This talk wasn’t any better than the sixth.
I understand the idea of encrypting all traffic, but it relies on two assumptions:
- All traffic needs to be private, and;
- End-user connectivity is every-expanding.
Let’s look at those assumptions one-by-one.
What’s the problem if I fetch Facebook’s favicon.ico? Why does that need to be private? There’s lots of things that people do online that aren’t the least bit objectionable. Does it matter to anyone that I ordered Pizza Hut for dinner last night? Whatever. I brushed my teeth twice yesterday, too, and used different brands of toothpaste. (The tube I took to Shmoocon was still in the suitcase, so I used the other one in the bathroom.)
Perhaps if I was looking at some nice, wholesome porn, I wouldn’t want people to know about it, but for the vast majority of my Internet use, I really couldn’t care less who could see. That that favicon.ico gets fetched multiple times per day by multiple people on my network is not a problem. Maybe there should be a way to cache that common content, so it doesn’t have to be fetched from the source every time. Like a shared cache? Squid, perhaps? Oh, but that doesn’t work when all content is encrypted. My professional experience shows that there’s many times when bandwidth availability does not increase, which brings me to point two.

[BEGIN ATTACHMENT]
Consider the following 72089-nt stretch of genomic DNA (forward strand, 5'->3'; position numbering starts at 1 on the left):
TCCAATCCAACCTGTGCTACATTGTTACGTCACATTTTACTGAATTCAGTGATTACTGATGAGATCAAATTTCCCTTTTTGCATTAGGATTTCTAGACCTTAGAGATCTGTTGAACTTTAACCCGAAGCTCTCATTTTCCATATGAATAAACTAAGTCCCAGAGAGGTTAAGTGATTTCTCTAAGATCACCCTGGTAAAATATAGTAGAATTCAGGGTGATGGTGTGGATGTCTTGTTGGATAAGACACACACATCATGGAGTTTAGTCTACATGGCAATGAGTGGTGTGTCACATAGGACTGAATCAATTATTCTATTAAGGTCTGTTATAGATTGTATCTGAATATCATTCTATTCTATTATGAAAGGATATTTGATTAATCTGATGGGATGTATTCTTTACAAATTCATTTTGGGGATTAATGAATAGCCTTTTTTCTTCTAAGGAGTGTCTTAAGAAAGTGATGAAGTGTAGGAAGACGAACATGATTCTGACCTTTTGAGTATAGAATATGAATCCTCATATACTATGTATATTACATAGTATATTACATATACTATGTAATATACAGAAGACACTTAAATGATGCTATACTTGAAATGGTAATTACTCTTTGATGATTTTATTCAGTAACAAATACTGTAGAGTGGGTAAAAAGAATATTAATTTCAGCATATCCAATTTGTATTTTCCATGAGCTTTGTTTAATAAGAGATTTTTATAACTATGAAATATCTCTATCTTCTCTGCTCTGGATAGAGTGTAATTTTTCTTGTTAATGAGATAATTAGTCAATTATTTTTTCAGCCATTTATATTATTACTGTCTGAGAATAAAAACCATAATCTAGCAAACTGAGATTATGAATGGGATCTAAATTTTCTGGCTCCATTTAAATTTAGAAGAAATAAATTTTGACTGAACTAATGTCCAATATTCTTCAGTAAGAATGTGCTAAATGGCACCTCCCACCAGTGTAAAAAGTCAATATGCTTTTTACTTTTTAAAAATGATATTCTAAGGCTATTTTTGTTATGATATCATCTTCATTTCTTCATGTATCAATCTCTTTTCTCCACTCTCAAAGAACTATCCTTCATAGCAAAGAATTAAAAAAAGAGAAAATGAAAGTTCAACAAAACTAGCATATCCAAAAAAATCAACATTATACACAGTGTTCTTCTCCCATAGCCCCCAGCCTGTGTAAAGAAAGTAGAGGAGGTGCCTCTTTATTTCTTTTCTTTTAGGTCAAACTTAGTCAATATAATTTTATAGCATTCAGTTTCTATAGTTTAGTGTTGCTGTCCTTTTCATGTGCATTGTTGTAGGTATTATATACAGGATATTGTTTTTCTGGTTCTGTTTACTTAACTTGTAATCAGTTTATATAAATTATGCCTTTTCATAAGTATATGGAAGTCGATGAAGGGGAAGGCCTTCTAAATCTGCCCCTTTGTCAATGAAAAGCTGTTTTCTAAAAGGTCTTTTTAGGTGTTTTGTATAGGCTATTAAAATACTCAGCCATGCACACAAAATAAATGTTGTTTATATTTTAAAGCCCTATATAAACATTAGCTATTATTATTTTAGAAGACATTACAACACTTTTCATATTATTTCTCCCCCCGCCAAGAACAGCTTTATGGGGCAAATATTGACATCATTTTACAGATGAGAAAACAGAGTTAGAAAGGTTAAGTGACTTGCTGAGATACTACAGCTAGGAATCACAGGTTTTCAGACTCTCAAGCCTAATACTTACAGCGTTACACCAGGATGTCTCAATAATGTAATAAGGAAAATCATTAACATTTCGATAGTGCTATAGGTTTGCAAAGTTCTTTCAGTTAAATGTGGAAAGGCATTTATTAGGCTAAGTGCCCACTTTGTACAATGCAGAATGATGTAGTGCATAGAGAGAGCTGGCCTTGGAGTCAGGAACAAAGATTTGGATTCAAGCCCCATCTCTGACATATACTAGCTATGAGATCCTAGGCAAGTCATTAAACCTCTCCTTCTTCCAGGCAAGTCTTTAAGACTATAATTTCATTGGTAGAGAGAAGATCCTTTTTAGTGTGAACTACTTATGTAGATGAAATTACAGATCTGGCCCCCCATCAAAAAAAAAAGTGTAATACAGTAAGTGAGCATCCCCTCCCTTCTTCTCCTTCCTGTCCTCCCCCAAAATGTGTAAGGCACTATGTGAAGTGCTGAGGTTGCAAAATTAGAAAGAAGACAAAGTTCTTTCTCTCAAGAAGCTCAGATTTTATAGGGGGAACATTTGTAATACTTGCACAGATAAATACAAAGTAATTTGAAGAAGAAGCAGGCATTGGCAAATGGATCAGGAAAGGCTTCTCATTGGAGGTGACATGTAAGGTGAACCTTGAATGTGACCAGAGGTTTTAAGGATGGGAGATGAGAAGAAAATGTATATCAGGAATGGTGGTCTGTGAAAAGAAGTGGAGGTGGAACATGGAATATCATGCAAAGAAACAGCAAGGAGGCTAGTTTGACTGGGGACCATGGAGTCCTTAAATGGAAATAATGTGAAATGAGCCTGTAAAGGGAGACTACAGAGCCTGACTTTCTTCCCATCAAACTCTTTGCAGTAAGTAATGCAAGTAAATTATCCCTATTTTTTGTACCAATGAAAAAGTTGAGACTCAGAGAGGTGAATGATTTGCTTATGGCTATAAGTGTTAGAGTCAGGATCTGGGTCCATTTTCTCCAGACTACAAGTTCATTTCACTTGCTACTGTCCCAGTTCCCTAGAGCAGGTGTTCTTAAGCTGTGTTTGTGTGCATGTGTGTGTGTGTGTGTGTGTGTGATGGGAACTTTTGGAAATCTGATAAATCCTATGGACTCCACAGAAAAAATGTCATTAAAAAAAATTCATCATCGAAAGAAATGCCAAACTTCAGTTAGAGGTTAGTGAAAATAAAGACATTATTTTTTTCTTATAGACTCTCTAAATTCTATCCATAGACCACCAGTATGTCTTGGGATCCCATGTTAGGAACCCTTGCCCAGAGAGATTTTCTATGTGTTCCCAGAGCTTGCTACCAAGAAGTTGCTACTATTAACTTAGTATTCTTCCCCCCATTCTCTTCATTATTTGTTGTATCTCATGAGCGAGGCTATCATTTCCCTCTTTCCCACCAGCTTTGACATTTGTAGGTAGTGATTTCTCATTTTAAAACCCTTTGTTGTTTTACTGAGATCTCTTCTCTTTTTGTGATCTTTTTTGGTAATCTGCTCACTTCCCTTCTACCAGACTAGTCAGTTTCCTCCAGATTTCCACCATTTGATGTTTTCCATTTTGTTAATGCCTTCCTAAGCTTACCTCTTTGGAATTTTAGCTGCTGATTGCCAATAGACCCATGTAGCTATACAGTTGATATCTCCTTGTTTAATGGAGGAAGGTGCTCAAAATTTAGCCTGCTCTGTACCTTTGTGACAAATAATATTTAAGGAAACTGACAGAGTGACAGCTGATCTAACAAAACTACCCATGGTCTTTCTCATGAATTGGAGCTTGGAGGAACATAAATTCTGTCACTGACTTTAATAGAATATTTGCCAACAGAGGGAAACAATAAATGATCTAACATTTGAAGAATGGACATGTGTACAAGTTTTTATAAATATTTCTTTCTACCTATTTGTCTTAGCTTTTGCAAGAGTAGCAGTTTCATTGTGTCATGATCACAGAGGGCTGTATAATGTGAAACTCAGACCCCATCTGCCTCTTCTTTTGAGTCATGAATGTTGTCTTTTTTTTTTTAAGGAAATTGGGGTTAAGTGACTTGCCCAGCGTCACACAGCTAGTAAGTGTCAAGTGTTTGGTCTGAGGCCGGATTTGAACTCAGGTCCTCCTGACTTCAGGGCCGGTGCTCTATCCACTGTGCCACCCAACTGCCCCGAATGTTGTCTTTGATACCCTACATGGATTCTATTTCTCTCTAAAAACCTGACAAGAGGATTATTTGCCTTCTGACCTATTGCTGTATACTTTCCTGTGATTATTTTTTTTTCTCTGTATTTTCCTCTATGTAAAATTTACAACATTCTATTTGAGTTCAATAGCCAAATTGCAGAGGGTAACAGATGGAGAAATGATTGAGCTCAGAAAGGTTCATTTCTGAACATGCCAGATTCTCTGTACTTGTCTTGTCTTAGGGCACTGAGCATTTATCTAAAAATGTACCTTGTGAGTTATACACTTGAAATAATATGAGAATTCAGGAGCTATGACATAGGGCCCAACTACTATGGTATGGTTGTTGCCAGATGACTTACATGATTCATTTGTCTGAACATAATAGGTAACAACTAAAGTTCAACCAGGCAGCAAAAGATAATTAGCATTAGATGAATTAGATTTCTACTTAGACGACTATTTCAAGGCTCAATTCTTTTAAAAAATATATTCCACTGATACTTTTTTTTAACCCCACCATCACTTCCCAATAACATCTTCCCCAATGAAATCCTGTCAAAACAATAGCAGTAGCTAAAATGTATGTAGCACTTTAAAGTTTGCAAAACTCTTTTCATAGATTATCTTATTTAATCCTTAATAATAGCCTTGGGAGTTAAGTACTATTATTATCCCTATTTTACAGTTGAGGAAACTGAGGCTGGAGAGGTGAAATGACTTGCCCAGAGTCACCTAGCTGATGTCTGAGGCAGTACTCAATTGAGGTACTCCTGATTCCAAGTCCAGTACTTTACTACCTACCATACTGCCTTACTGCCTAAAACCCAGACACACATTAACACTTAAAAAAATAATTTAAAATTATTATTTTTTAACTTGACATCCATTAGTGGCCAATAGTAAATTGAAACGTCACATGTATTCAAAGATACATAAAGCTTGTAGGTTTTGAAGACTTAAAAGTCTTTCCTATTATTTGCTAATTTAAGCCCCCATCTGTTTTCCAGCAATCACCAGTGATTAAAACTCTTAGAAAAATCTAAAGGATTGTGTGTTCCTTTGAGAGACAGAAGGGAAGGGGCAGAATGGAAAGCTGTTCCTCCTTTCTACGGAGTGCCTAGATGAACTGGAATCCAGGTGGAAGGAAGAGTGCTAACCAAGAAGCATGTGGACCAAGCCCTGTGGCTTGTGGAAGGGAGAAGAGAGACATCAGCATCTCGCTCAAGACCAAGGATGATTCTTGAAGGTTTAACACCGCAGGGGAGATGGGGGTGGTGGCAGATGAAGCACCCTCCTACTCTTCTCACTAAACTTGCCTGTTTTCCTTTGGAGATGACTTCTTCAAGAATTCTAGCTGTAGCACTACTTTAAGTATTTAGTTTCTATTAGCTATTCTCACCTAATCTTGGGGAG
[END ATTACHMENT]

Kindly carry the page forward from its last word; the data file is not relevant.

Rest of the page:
There’s lots of instances where, despite your cable company bumping your cable modem speed, significantly that bandwidth has not increased.
In one of my not-too-distant past projects, we had remote sites connected by a 9600bps satellite connections. Much of the bandwidth available on these fifteen-minute-per-hour connections was spent just sending and receiving SMTP traffic How much less traffic would have been exchanged with the encryption overhead? Yes, maybe, there’s faster methods of communication available that would enable encrypted communications, but there’s also contracts in place binding payment of the slow services for years to come. Even on the ground, there’s contracts with telcos that can’t be broken, even in light of faster options. So maybe having cashe-friendly web content, and unencrypted email makes sense there? Maybe?
The EFF, and the blind promotion of arcane “net neutrality” rules don’t take any of that into consideration; they assume everyone is using a fast cable modem, or US-based cell network. No, there’s tons of people who aren’t.
So the solution is to hand the decision-making process over to an unelected group of bureaucrats relying on technology from the middle of last century?
But, then, I guess I’m just not woke enough to know that I’m paying less for my mobile phone with far better data than I was before NN was repealed. Sorry ’bout that. I suppose, also, that the places with defined contracts also got faster with the FCC controlling things. Oh, they did. Totally. Those 9600bsp connections are now 10M full-duplex. Guess I missed that.